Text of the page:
Four of the most interesting buildings we visited in Helsinki were churches. It’s not that I make a bee-line for churches when sightseeing, but these four totally different structures highlighted to me the huge diversity in religious architecture in one small city.
You can’t help but notice two of them, the contrasting edifices of the Lutheran Cathedral and the Russian (now Finnish) Orthodox Uspenski Cathedral, both fighting for attention across the capital’s skyline.
The Lutheran Cathedral, a beautiful neoclassical creation of CL Engels, was completed in 1852 and presides over the Senate Square. Tourists and locals congregate on the steps which lead up to its entrance, taking time to observe the city from this great vantage point.
The Uspenski Cathedral, which stands on Katajanokka island, was completed in 1868, a decade or so after its neighbour. It is an imposing sight with its golden-tipped onion-shaped domes.
The dazzling snowy white exterior of the former, I have to say, wins the award for eye appeal, when compared to the more functional red-brick exterior of the latter. Inside, the Orthodox church is more lavish, though still rather sombre. The more minimalist, simple decoration inside the Lutheran church is certainly more reflective of the Finnish culture, in my opinion.
|The Lutheran Cathedral (Tuomiokirkko)|
|Uspenski Cathedral (Uspenskin Katedraali)|
From two churches which shout their existence from a height, is one which only just pops its head above the parapet. The ‘Rock Church’ – Temppeliaukio kirkko – is underground, hewn out of a massive block of natural granite. It’s all the more unusual as it’s situated in a residential part of the city, near apartments and a children’s park. Two brothers, Timo and Tuomo Suomalainen, blasted out the walls from within the rock to create this exciting space in 1969.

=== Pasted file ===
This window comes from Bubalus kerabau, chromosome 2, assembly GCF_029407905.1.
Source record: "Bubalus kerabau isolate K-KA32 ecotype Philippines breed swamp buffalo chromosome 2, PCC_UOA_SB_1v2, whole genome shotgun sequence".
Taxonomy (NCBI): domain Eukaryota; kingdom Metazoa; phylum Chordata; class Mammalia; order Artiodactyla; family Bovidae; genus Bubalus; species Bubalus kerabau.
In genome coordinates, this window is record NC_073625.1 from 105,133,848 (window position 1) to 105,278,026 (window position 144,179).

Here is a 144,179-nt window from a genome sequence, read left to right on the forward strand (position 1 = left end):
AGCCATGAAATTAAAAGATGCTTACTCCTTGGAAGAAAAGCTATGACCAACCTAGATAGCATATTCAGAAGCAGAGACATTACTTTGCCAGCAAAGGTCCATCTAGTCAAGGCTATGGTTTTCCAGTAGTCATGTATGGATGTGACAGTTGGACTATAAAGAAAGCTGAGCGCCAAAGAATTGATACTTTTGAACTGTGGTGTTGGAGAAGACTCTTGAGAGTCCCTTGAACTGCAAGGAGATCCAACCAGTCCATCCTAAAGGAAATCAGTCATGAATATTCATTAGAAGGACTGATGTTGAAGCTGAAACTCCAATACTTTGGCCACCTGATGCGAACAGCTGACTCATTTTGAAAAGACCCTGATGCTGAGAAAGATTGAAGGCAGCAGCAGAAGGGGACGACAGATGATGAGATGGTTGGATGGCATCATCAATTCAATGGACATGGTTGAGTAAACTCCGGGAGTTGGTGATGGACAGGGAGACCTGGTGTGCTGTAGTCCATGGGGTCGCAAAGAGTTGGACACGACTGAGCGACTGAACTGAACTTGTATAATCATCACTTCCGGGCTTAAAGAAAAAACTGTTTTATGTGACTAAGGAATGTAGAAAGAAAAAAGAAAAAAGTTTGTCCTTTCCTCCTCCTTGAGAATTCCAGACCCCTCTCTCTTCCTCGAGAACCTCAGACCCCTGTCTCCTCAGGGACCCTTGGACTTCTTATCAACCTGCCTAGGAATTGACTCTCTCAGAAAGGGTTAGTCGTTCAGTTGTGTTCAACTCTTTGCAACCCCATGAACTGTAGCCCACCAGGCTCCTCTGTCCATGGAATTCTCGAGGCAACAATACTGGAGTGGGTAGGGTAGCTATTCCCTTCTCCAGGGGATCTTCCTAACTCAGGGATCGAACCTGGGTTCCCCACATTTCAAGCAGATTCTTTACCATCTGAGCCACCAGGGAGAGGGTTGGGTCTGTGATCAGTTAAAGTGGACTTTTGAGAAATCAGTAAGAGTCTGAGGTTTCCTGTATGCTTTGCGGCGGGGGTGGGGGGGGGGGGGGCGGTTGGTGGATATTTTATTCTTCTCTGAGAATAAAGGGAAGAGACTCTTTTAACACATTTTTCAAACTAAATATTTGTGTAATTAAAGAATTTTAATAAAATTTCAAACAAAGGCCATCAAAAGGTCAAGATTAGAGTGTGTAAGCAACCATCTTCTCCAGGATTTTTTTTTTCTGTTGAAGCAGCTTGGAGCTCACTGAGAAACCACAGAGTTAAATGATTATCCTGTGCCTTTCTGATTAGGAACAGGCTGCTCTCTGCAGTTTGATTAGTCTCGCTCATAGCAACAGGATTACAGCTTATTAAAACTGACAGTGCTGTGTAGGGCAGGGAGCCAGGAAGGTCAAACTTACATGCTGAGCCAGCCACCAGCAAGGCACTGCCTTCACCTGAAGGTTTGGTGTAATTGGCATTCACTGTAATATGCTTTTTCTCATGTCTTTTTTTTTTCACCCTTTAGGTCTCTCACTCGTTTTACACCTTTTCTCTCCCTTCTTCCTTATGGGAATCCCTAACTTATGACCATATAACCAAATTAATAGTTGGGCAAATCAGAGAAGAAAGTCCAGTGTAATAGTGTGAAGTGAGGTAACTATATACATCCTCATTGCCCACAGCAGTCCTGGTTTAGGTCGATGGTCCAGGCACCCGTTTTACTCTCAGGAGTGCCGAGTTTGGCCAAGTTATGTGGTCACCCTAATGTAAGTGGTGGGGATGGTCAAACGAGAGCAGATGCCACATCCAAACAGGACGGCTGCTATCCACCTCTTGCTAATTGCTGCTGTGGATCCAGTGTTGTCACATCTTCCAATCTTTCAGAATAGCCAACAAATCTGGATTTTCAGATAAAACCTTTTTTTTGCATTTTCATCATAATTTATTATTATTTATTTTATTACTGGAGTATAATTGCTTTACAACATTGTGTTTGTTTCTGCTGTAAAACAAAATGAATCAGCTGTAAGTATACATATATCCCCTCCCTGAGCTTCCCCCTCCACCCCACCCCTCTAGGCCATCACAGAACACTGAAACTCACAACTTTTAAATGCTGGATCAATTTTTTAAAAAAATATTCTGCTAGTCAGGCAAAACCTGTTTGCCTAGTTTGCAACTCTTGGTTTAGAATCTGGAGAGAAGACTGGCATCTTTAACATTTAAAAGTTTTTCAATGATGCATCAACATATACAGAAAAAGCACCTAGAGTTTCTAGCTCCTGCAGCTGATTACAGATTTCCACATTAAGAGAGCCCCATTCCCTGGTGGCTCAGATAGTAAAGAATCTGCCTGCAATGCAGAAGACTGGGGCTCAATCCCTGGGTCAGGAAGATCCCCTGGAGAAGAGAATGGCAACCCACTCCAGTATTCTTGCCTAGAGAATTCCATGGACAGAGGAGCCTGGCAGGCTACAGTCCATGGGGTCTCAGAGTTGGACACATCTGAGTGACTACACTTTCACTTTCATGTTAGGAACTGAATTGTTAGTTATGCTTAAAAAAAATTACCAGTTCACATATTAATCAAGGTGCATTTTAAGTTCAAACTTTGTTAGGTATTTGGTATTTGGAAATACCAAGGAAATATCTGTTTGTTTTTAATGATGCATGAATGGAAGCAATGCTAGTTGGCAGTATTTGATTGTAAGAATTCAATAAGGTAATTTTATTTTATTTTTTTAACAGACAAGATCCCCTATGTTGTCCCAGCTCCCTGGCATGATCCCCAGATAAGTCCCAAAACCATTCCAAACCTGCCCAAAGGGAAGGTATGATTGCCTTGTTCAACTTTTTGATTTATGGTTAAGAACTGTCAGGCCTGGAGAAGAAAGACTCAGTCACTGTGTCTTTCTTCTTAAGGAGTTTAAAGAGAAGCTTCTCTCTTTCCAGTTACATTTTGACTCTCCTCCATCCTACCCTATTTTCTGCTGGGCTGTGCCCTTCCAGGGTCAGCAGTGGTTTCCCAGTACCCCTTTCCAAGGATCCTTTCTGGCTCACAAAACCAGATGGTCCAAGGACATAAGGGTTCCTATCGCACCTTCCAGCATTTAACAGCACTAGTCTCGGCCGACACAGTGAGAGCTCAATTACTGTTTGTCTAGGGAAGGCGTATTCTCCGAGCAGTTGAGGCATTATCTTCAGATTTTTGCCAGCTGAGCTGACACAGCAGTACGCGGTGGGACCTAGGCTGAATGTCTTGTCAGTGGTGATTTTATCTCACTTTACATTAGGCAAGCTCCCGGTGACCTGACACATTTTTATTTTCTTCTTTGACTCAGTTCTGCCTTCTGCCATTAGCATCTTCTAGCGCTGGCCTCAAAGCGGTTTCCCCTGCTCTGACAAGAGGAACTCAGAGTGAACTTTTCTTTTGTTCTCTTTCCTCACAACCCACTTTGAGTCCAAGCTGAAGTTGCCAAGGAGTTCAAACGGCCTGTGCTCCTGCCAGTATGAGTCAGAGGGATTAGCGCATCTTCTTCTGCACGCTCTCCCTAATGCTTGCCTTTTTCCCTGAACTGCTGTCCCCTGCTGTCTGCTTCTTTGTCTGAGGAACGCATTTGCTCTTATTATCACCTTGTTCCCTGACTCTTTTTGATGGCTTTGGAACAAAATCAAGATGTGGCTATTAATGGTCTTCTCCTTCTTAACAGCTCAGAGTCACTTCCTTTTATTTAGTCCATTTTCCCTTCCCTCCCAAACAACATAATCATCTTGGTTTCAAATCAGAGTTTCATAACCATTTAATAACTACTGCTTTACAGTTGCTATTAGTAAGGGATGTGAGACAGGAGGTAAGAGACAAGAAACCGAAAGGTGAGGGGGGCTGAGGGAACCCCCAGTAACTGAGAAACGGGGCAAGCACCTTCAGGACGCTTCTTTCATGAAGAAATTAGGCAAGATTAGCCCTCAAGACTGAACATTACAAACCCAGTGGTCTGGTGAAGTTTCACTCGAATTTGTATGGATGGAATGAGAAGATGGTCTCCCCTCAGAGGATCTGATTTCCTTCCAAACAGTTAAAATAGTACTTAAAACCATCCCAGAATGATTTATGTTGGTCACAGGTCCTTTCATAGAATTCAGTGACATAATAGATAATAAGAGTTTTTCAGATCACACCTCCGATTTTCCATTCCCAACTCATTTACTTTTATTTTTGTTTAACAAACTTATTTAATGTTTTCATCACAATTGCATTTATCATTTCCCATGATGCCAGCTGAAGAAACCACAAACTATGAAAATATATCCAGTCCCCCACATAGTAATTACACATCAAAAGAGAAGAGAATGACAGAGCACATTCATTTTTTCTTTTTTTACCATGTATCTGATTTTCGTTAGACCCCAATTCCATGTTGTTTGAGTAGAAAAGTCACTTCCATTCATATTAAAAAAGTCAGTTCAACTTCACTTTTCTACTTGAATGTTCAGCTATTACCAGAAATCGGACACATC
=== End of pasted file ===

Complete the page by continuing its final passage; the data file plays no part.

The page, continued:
From outside, all you can see is its copper top peeping out of the rock like a flying saucer. Inside it’s like a tardis – a vast airy space with tremendous acoustics. It’s a real thrill to visit – certainly one of the highlights of our trip.
|The exterior dome of the Rock Church|
|Interior of the Rock Church|
Finally, my favourite church of them all, because of its utter simplicity and beauty. The Kamppi Chapel is a fairly new addition to Helsinki, situated near to the entrance of the shopping centre, in the heart of the city. It was designed by architects Sirola and Mikko Summanen of K2S Architects Ltd, an astonishing example of innovative wood design. The outer walls are constructed from spruce, the inner walls from alder and the interior furnishings from ash.
The building is exquisite – a bold design, yes, but when you enter, the noise from outside is totally removed. It is a space for reflection and allows shoppers and tourists the opportunity to find a sense of calm. Church services are not organised here – no weddings or baptisms – just occasional prayers.
We happened to enter the chapel at 10.30am on 9th June – the exact time, 25 years ago, that Dougie and I were married. I suppose we could have walked into any of the churches in Helsinki to take a moment to reflect but this one was perfect. I will never forget how special it was and how happy it made us both feel.
|Exterior of the Kamppi Chapel|
|The beautiful warm interior of the Kamppi Chapel.|